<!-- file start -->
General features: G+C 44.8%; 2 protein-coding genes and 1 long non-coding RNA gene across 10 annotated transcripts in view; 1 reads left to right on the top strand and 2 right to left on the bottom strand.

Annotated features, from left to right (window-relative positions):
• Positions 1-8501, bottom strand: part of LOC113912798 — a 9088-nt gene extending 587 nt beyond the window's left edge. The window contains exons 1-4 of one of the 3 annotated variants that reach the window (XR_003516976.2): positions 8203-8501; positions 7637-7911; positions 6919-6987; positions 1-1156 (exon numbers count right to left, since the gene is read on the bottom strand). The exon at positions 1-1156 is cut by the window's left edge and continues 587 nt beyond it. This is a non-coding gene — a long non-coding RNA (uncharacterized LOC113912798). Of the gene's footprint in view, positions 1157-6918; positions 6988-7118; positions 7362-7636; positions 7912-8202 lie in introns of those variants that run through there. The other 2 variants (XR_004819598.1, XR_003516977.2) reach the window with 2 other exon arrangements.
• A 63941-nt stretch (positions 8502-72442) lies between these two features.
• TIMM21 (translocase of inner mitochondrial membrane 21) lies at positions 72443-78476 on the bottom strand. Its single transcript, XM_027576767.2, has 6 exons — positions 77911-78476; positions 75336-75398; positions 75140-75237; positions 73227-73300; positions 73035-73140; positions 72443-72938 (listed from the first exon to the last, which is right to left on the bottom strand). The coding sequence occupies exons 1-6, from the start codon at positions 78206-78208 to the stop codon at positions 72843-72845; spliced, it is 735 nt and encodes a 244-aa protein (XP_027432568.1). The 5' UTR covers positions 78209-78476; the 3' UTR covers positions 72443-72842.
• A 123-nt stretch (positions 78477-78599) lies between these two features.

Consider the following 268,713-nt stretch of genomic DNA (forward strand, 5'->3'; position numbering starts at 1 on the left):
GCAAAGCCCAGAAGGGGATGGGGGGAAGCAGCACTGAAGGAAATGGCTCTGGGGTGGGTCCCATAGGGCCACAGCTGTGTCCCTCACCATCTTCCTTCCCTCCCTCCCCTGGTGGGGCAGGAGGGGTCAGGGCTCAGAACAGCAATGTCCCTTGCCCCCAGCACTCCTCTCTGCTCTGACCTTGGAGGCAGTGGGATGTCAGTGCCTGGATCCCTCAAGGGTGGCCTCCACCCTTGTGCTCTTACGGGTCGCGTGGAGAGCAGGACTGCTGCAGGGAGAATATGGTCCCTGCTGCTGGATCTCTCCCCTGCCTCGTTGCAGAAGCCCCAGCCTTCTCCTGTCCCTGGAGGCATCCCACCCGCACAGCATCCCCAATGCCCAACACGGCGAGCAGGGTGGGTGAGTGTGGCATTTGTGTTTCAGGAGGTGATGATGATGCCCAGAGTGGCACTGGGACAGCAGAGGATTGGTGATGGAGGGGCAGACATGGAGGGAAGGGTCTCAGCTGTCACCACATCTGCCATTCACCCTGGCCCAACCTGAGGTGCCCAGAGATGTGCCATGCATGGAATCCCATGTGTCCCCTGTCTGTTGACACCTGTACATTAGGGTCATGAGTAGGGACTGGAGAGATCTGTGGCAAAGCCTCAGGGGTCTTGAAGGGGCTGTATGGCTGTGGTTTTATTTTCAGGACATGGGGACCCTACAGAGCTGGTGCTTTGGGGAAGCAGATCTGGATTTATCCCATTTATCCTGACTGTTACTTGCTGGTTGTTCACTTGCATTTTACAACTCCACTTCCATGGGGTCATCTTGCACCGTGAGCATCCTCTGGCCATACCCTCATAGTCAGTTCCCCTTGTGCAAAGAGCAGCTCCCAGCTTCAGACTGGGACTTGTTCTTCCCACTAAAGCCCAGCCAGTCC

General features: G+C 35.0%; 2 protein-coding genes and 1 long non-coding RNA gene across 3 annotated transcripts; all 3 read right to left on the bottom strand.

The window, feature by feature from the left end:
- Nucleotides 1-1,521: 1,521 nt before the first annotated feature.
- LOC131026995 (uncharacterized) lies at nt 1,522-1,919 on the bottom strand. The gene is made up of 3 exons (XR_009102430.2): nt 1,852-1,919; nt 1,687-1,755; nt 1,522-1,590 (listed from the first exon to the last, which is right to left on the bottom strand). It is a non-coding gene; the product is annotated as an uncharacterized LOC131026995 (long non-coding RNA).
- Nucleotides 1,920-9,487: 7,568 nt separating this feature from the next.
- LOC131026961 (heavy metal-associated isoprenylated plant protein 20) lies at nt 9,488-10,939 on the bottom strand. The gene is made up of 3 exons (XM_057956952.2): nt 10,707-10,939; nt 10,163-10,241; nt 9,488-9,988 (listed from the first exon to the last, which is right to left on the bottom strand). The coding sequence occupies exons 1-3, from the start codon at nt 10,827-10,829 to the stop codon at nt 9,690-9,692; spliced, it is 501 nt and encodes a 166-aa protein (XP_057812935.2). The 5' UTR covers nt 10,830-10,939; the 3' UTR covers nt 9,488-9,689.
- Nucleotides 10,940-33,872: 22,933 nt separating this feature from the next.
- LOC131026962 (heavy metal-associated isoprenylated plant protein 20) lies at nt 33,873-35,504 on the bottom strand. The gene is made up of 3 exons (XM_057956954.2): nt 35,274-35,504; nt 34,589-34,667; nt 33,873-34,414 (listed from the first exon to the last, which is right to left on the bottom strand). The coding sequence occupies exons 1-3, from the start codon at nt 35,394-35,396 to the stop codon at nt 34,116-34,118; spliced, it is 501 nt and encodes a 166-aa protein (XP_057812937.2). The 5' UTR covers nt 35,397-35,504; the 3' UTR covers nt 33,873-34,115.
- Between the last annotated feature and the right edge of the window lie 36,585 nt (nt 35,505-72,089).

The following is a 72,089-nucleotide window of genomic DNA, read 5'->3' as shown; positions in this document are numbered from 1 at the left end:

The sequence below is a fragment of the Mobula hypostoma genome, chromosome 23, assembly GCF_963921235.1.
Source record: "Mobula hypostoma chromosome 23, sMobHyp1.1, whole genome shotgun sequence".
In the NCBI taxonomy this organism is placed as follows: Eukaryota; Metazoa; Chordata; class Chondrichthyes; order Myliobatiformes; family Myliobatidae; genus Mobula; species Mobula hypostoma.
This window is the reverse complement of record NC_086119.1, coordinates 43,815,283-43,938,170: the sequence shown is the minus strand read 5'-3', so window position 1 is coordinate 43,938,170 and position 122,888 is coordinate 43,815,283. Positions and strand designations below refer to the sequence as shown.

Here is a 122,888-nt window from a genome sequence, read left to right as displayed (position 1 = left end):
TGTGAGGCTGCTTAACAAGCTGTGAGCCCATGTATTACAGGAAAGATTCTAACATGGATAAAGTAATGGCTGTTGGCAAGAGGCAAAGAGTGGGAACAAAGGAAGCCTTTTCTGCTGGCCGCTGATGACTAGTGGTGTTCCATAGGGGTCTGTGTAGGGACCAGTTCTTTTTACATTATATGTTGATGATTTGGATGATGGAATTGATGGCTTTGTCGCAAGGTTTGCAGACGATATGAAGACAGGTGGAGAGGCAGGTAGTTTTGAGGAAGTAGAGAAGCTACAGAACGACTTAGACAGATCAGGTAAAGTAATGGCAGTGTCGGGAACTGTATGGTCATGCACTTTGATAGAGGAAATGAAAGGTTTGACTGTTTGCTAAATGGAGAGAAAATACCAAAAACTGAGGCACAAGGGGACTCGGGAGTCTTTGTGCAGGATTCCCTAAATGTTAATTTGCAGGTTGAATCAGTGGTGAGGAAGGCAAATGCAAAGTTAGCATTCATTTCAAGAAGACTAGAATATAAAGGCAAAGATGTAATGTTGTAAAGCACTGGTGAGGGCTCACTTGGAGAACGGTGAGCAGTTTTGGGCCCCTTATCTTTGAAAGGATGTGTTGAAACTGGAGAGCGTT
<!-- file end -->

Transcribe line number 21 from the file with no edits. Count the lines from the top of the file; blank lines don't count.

In the NCBI taxonomy this organism is placed as follows: Eukaryota; Metazoa; Chordata; class Chondrichthyes; order Myliobatiformes; family Myliobatidae; genus Mobula; species Mobula hypostoma.